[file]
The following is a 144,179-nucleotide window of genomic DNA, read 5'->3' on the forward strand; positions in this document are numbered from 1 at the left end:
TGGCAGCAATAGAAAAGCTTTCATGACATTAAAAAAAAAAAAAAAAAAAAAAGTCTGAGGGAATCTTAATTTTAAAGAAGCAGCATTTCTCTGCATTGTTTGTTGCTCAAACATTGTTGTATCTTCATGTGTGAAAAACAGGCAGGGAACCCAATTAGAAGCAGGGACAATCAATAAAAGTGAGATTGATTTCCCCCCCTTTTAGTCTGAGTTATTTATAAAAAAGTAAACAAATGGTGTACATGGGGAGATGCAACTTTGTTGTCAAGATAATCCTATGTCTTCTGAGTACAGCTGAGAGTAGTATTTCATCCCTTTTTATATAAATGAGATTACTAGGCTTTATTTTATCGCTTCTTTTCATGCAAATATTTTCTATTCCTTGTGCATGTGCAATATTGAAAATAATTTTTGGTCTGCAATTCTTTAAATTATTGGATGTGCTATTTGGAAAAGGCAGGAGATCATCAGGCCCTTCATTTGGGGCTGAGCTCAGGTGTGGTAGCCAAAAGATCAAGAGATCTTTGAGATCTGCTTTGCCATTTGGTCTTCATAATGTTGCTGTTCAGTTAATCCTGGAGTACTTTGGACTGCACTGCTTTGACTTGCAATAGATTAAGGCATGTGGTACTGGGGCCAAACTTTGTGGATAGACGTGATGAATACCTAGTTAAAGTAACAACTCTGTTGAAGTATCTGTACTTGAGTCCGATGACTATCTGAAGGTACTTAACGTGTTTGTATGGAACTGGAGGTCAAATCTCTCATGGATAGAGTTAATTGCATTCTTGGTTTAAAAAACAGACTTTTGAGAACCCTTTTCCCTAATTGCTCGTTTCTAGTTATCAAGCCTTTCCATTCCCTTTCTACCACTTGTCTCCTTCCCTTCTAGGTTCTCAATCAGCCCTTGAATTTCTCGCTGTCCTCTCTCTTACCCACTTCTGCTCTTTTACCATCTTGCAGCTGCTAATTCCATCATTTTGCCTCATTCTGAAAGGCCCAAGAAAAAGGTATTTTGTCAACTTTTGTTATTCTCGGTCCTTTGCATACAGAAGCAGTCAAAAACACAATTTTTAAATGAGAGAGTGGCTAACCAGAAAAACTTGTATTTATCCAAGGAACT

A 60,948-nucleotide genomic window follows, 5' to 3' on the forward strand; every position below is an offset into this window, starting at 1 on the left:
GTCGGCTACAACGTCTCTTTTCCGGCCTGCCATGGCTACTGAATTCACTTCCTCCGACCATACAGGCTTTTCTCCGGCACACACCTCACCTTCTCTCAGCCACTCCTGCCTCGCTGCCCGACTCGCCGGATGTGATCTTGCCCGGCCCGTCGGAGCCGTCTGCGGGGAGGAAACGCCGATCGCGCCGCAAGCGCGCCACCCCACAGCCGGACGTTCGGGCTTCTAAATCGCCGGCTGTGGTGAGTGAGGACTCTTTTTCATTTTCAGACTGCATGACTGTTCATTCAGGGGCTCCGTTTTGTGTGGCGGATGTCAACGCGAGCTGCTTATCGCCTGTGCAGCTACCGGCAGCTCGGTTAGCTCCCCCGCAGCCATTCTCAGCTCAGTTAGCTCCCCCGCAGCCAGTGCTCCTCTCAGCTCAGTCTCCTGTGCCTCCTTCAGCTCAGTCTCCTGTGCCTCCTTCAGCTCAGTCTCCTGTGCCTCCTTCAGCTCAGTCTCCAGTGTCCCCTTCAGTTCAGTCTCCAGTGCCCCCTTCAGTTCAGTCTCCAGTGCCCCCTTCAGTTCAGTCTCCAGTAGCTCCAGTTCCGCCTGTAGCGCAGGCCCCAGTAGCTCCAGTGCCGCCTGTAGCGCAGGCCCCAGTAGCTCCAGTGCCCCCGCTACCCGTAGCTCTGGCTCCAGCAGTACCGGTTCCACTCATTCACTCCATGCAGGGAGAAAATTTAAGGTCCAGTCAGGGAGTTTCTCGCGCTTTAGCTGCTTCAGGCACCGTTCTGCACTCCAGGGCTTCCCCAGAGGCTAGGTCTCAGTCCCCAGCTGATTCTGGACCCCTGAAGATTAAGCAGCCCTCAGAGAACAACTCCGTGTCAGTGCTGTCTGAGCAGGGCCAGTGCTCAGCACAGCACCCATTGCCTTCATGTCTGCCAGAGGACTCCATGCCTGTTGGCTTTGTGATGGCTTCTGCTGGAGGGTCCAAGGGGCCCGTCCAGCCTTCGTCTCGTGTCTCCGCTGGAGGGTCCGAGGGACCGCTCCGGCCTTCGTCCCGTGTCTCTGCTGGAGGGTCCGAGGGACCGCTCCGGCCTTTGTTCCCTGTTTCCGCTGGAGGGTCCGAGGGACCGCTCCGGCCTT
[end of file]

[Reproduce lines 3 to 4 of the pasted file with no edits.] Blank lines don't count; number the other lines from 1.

A 60,948-nucleotide genomic window follows, 5' to 3' on the forward strand; every position below is an offset into this window, starting at 1 on the left:
GTCGGCTACAACGTCTCTTTTCCGGCCTGCCATGGCTACTGAATTCACTTCCTCCGACCATACAGGCTTTTCTCCGGCACACACCTCACCTTCTCTCAGCCACTCCTGCCTCGCTGCCCGACTCGCCGGATGTGATCTTGCCCGGCCCGTCGGAGCCGTCTGCGGGGAGGAAACGCCGATCGCGCCGCAAGCGCGCCACCCCACAGCCGGACGTTCGGGCTTCTAAATCGCCGGCTGTGGTGAGTGAGGACTCTTTTTCATTTTCAGACTGCATGACTGTTCATTCAGGGGCTCCGTTTTGTGTGGCGGATGTCAACGCGAGCTGCTTATCGCCTGTGCAGCTACCGGCAGCTCGGTTAGCTCCCCCGCAGCCATTCTCAGCTCAGTTAGCTCCCCCGCAGCCAGTGCTCCTCTCAGCTCAGTCTCCTGTGCCTCCTTCAGCTCAGTCTCCTGTGCCTCCTTCAGCTCAGTCTCCTGTGCCTCCTTCAGCTCAGTCTCCAGTGTCCCCTTCAGTTCAGTCTCCAGTGCCCCCTTCAGTTCAGTCTCCAGTGCCCCCTTCAGTTCAGTCTCCAGTAGCTCCAGTTCCGCCTGTAGCGCAGGCCCCAGTAGCTCCAGTGCCGCCTGTAGCGCAGGCCCCAGTAGCTCCAGTGCCCCCGCTACCCGTAGCTCTGGCTCCAGCAGTACCGGTTCCACTCATTCACTCCATGCAGGGAGAAAATTTAAGGTCCAGTCAGGGAGTTTCTCGCGCTTTAGCTGCTTCAGGCACCGTTCTGCACTCCAGGGCTTCCCCAGAGGCTAGGTCTCAGTCCCCAGCTGATTCTGGACCCCTGAAGATTAAGCAGCCCTCAGAGAACAACTCCGTGTCAGTGCTGTCTGAGCAGGGCCAGTGCTCAGCACAGCACCCATTGCCTTCATGTCTGCCAGAGGACTCCATGCCTGTTGGCTTTGTGATGGCTTCTGCTGGAGGGTCCAAGGGGCCCGTCCAGCCTTCGTCTCGTGTCTCCGCTGGAGGGTCCGAGGGACCGCTCCGGCCTTCGTCCCGTGTCTCTGCTGGAGGGTCCGAGGGACCGCTCCGGCCTTTGTTCCCTGTTTCCGCTGGAGGGTCCGAGGGACCGCTCCGGCCTT